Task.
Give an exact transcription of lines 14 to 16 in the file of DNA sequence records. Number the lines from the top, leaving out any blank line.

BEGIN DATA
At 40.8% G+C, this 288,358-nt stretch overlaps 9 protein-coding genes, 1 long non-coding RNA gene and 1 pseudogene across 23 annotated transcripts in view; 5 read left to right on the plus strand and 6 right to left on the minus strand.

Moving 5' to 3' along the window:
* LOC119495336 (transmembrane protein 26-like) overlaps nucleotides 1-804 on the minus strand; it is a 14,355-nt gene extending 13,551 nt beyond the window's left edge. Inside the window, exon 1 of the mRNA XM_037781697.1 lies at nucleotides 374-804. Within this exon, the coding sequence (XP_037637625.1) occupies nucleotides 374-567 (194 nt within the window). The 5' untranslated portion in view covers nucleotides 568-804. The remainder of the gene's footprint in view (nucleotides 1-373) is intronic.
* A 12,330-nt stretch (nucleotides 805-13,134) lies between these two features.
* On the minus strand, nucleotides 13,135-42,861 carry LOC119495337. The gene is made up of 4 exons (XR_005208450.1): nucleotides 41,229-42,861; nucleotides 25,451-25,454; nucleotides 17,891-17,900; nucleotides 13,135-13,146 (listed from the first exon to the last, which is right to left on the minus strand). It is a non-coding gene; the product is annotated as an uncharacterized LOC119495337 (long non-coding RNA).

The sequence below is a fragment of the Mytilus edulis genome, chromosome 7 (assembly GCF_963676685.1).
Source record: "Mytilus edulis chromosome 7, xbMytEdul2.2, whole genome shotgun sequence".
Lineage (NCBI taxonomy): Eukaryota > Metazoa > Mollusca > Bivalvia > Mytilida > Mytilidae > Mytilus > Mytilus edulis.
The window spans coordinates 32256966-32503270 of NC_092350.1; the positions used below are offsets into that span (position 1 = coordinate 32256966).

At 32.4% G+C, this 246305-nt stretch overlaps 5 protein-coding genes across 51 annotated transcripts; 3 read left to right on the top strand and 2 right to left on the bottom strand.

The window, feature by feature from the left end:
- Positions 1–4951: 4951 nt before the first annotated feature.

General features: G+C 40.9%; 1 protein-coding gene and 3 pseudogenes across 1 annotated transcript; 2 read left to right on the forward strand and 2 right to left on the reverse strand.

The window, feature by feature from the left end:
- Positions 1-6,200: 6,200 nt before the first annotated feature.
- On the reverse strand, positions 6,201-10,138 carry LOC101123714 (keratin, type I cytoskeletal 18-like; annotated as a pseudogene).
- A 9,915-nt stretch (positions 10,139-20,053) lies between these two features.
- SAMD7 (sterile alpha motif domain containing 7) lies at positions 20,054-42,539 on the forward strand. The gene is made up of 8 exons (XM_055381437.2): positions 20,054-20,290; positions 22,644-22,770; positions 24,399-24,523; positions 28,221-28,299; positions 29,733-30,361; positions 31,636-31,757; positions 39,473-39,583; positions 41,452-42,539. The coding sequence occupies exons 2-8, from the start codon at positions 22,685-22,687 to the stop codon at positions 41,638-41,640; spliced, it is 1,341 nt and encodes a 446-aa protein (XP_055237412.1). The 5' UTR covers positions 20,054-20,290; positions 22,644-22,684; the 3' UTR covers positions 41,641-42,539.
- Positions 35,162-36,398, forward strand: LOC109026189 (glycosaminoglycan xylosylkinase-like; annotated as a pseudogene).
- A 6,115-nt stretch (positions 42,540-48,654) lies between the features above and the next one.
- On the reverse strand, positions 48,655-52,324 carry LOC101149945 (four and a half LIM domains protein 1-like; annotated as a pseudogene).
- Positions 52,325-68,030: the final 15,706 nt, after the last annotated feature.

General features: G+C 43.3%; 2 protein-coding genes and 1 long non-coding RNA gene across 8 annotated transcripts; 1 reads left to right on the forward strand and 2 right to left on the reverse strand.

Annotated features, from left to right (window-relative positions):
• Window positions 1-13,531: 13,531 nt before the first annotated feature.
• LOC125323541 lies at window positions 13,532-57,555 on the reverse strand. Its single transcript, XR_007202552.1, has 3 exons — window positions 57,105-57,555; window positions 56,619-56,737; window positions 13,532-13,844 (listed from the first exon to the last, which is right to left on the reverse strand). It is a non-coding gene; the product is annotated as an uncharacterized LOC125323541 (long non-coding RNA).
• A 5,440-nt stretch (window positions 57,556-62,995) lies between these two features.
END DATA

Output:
The window, feature by feature from the left end:
- Positions 1-6,200: 6,200 nt before the first annotated feature.
- On the reverse strand, positions 6,201-10,138 carry LOC101123714 (keratin, type I cytoskeletal 18-like; annotated as a pseudogene).